Standards for Networking Ancient Prosopographies
Posted on 09 December 2014
Talk: Gabriel Bodard and Faith Lawrence (King’s College London), “Standards for Networking Ancient Prosopographies: Data and Relation in Greco-Roman Names”.
Date: Tuesday, 9 December 2014
Time: starting at 17:00 c.t. (i.e. 17:15)
SNAP:DRGN is an AHRC-funded project exploring the interlinking data collections of persons (prosopographies), names (onomastica) and person-like entities managed in heterogeneous systems and formats. This paper will explore the background to, and results of, the work.
Co-referencing is a known issue within the linked data world—how does a researcher or analyst determine whether two records refer to the same person or are related in some other way, and whether other related information refers to both people equally? The SNAP project looks to the many prosopographies and onomastica that already exist, even within the restricted domain of Greco-Roman antiquity, for whom the same questions of identity and provenance apply. These databases can be worked on without the concerns raised by modern social network accounts: there are not the ethical and privacy concerns of working with living people; the scale, while still massive, is more tractable; there is much more academic coherence within the data, which, diverse as it is, is produced by a discipline with well-established working practices.
Web and Linked data technologies offer ways to model and share this information; linking from references in primary texts to, and between, authoritative lists of persons and names. Starting with three large datasets from the classical world: the Lexicon of Greek Personal Names, an Oxford-based corpus of persons mentioned in ancient Greek texts; Trismegistos, a Leuven-run database of names and persons from Egyptian papyri; Prosopographia Imperii Romani, a series of printed books listing senators and other elites from the first three centuries of the Roman Empire, SNAP:DRGN aims to create a lightweight model to bring the data together. Other projects and datasets in the domain have volunteered their data to help verify the models and contribute material on ancient people to the collection.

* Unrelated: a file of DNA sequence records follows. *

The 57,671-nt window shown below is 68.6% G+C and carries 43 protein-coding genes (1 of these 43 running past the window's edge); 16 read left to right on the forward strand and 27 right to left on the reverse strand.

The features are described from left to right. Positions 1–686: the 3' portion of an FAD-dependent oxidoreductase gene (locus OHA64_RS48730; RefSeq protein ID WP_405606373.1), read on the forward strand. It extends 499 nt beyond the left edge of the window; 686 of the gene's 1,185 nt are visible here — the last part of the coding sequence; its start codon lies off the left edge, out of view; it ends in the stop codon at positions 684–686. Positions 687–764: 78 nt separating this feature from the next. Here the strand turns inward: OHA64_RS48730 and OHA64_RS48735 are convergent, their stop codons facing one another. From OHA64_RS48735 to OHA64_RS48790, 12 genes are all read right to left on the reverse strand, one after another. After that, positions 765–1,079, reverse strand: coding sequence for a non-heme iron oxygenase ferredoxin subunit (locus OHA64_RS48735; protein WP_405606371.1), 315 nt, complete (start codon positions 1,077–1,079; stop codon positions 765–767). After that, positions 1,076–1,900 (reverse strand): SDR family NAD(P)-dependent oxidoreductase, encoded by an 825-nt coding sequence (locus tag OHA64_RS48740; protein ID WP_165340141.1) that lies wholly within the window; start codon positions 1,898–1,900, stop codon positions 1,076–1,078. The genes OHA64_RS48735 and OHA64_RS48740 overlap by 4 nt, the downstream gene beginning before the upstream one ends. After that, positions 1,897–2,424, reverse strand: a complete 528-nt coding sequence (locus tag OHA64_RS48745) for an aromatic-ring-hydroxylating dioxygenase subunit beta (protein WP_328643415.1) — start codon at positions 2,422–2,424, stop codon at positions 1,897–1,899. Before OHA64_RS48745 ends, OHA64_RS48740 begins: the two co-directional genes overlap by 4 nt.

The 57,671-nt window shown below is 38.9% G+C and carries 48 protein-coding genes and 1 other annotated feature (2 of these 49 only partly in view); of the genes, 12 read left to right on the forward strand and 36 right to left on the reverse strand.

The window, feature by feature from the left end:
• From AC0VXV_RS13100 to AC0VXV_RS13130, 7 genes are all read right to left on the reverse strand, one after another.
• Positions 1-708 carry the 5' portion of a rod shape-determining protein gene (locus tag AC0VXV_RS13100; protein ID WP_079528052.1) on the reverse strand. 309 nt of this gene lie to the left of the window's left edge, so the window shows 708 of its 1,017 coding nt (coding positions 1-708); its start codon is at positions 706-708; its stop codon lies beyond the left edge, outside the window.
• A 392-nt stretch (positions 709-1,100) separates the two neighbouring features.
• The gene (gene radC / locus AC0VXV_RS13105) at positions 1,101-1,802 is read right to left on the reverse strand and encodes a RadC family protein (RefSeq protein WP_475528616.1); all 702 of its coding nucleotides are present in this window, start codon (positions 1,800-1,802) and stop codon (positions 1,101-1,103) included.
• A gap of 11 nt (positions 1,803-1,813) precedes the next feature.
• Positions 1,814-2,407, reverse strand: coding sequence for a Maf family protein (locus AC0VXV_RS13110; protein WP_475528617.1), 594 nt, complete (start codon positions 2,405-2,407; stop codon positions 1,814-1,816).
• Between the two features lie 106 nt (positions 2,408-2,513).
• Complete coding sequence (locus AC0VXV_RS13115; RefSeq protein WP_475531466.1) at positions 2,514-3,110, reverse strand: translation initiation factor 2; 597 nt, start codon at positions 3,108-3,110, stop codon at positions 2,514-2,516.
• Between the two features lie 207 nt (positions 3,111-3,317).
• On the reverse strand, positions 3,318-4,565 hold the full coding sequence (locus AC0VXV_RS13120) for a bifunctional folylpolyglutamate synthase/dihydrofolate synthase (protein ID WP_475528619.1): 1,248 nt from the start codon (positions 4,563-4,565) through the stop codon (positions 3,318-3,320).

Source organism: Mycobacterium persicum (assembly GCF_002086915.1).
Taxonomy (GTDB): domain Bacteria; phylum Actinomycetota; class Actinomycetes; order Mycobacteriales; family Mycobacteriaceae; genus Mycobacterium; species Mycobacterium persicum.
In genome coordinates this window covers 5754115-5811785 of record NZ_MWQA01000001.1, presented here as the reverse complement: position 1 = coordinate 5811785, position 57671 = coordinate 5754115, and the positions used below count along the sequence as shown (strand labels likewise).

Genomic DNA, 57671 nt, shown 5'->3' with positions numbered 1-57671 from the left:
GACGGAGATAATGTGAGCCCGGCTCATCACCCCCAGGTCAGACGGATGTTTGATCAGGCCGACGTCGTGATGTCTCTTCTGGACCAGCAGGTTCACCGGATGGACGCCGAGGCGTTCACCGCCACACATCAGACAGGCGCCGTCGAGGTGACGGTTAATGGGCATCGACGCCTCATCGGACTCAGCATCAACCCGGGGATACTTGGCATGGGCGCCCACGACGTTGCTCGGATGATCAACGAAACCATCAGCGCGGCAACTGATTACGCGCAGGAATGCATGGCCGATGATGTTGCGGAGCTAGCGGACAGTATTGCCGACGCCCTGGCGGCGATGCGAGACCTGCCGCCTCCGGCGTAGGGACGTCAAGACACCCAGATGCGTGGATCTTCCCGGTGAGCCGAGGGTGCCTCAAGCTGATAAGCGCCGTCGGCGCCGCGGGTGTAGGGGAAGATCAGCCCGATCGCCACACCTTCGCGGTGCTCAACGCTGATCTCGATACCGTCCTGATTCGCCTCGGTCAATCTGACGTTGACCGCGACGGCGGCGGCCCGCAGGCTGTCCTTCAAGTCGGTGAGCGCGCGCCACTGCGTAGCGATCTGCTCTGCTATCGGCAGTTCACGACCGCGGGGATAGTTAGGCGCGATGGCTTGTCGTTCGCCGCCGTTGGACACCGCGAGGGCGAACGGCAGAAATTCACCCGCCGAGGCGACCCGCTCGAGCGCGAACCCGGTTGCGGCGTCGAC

Further funding will enable us to work on supporting research applications with the amalgamated graph: how search across persons can serve as a prosopographical research tool and lead to new knowledge, and how search taking advantage of the relationships in the graph can offer a crosswalk channel between bodies of overlapping or complementary data. We consider it essential to build harvesting services to take advantages of OAC annotations that point from texts and other sources to SNAP identifiers, so that the graph can serve as a discovery vector as well as an authority list. Future revisions of the data models will allow mechanisms for annotating person entities and other statements, expressing uncertainty, disagreement, and provenance. Infrastructure and optimisation of tooling is also a priority, since the scale of the triplestore strains our current hardware and software capabilities.
More speculatively, at this point, we intend to explore methods and approaching for enhancing the relationships in the dataset, identifying more co-references and proposing connections of various kinds (familial, contractual, co-appearance in text, extrapolated). These mechanisms might include Social Network Analysis, crowdsourcing, and RDF reasoning, and would be one of the most compelling arguments for the value of bringing together so many prosopographical datasets into a single RDF graph.
Or you can download the slides from here (1,7 MB).